Horror movies present different opportunities when it comes to their marketing, at least when it comes to the movie posters. There’s less necessity to convey elements of plot, milieu, or tone. Simply establish its a horror film, and most of that is understood. Similarly, heavily pushing the presence of familiar stars is less important. There is — and always has been — enough of an audience fully prepared to queue up for the experience of being scared alongside strangers in the dark that offering thunderous assurance that familiar faces will be on the screen felt a little less important. Jack Nicholson was one of the biggest stars in the world when he made The Shining, and yet the most prominent poster used to peddle the film barely acknowledged his presence.

A horror movie poster can get by with a single striking image, as long as it offers the promise that scares will be delivered. Few posters do this better than the one sheet for Joe Dante’s The Howling, released in 1981.

The tagline is unimpressive, but the image is riveting and forceful. Part of its power comes from the sense that the deadly carnage is happening on the other side of the poster itself, tearing through the paper. Razor-like nails. A woman screaming. And the person looking at the poster could be the next victim. It’s a meta touch that didn’t show up on posters very often back then. Hell, it doesn’t show up on posters very much now.

The design choice completely set the movie apart. I’ve seen The Howling, and I don’t remember a bit of it. But I’ll never forget that poster. All by itself, it’s scarier than most horror movies I’ve seen.

The Art of the Sell: “Color Me Bo”

These posts celebrate the movie trailers, movie posters, commercials, print ads, and other promotional material that stand as their own works of art.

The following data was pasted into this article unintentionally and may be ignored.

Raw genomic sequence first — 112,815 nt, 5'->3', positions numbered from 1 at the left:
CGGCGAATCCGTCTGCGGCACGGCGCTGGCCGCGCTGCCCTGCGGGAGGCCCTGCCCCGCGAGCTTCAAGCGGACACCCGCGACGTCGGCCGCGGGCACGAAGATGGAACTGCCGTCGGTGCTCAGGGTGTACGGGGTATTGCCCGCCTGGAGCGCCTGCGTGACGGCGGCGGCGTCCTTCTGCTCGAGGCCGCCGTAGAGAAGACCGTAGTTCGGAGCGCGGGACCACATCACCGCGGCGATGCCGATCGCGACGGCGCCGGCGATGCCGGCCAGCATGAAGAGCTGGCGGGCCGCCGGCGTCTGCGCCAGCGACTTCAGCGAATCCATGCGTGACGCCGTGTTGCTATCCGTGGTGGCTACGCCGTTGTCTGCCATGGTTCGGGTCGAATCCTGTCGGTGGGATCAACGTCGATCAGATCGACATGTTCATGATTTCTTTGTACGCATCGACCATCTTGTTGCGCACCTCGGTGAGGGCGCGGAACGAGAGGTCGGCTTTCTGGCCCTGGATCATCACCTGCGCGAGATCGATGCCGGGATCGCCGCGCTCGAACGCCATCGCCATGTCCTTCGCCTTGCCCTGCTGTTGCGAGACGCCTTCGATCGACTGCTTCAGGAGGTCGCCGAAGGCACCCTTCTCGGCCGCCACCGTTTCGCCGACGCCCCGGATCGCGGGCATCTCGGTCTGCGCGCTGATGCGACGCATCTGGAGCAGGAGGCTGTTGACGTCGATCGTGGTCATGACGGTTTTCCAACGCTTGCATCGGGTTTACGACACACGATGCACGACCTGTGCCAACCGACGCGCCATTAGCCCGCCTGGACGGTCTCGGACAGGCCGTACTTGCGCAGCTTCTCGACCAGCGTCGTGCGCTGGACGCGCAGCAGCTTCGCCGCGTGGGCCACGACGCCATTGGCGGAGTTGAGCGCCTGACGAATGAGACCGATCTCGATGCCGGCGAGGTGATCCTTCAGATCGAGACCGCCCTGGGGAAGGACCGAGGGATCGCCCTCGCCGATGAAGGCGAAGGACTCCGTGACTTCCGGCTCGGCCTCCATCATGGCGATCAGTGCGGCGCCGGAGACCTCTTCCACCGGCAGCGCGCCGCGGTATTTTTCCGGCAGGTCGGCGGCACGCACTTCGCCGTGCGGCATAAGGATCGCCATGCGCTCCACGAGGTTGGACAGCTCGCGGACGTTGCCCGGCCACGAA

Back in college, I undertook a wildly ambitious project with a friend of mine. At a time when the information superhighway didn’t contain digital warehouses of movie posters and other cinematic history, we aimed to compile a reference book of movie ad lines. Given the outside guidance that any such tome would need to be comprehensive to be taken seriously by any respectable publisher, we individually spent hours in the university library, tirelessly scrolling through microfiche of the New York Times. Every last alteration of a promotional phrase — significant or subtle — was copied down.

Usually the tagline changes across a movie’s life cycle weren’t all that significant. Those films that had their run extend over a holiday might get an appropriate makeover: an American flag hoisted for the Fourth of July or a Santa hat plunked onto a character’s head for Christmas. Sometimes, though, a film’s promo plan went through a more significant transformation. Mommie Dearest, the 1981 drama that demolished Faye Dunaway’s career by casting her as a near-demonic Joan Crawford, went from aspirational intimations of greatness to a full-on embrace of the instant camp notoriety of the line “No more wire hangers…EVER!”

My favorite example of a promotional campaign that gave up all pretenses of respectability was for a film that, realistically, didn’t have that far to fall. The 1981 film Tarzan the Ape Man was positioned as the proper follow-up to Bo Derek’s star-making turn in 10, directed by Blake Edwards. (A Change of Seasons was in between the two films, but Derek was a mere supporting player, co-starring with — amazingly — Anthony Hopkins and Shirley MacLaine.) This was the cinematic effort that was going to truly exploit the fascination and celebrity around Derek. It was going to prove that she was a draw, all on her own.

Things didn’t exactly work out the way the eagerly optimistic expected. Tarzan the Ape Man was a box office dud. Worse than that, it was an embarrassment, absolutely reviled by critics and the masses weren’t exactly jumping to its defense, either. The ad campaign reflecting the dwindling prospects of the film, switching from a poster that was lascivious with a veneer or artfulness to ads layered with snark, such as an image of Jane and Tarzan walking hand in hand with simian sidekick Cheeta on the beach, adorned with the urging suggestion “TAKE SOMEONE YOU LOVE TO THE MOVIE TONIGHT….”